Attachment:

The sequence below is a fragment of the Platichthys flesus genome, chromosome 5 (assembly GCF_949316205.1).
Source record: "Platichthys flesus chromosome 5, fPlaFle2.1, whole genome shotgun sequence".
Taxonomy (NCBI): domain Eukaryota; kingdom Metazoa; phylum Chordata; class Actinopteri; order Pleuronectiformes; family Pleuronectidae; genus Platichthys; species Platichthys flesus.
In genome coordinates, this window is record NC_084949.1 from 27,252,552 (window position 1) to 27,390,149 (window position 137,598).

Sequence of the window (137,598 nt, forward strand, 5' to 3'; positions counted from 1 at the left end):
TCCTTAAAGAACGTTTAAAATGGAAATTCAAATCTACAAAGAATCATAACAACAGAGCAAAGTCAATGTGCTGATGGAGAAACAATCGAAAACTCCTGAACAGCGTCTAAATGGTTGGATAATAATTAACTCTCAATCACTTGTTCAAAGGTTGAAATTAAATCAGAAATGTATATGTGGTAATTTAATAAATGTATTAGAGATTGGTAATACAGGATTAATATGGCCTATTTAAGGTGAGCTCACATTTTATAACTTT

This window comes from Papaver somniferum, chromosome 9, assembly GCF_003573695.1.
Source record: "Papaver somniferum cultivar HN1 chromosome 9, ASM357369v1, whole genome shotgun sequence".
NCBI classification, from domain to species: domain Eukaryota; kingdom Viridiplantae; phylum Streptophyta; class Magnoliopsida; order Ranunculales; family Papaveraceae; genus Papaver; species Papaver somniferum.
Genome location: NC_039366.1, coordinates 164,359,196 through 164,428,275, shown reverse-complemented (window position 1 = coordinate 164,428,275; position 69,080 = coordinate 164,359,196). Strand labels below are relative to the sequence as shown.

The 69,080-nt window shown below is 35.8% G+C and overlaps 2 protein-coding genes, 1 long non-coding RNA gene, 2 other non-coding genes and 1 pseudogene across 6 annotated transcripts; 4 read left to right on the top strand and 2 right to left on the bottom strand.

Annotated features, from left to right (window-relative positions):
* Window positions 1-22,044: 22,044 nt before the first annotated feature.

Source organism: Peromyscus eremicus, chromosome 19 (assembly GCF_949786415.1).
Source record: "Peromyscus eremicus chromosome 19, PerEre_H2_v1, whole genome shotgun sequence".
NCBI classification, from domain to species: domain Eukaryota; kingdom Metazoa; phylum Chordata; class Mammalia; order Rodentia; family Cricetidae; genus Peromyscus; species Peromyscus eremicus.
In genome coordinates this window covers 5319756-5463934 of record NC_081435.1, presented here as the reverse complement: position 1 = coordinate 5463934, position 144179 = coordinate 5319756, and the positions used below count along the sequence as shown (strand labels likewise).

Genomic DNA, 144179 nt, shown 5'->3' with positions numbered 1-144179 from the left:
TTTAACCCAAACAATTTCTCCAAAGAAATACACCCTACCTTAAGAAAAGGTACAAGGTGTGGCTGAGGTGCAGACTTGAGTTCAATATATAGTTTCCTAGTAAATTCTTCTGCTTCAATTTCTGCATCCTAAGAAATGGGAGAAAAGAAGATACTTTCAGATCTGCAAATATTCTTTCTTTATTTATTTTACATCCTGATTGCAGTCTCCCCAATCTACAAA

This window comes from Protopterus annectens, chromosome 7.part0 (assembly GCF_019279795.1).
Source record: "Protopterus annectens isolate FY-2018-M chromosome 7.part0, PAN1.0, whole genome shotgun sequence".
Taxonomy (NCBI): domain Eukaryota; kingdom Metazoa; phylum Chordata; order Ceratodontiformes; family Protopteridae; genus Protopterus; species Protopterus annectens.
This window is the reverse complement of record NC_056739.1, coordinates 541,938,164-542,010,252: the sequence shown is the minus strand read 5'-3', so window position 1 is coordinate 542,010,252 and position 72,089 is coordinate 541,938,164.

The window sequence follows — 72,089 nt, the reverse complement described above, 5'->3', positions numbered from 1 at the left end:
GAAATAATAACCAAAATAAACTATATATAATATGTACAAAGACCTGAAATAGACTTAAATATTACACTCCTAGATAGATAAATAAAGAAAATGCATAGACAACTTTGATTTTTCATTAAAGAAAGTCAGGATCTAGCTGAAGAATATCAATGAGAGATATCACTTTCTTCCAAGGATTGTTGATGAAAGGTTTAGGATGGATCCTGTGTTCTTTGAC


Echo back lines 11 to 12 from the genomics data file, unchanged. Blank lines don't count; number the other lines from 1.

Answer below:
The 69,080-nt window shown below is 35.8% G+C and overlaps 2 protein-coding genes, 1 long non-coding RNA gene, 2 other non-coding genes and 1 pseudogene across 6 annotated transcripts; 4 read left to right on the top strand and 2 right to left on the bottom strand.

Annotated features, from left to right (window-relative positions):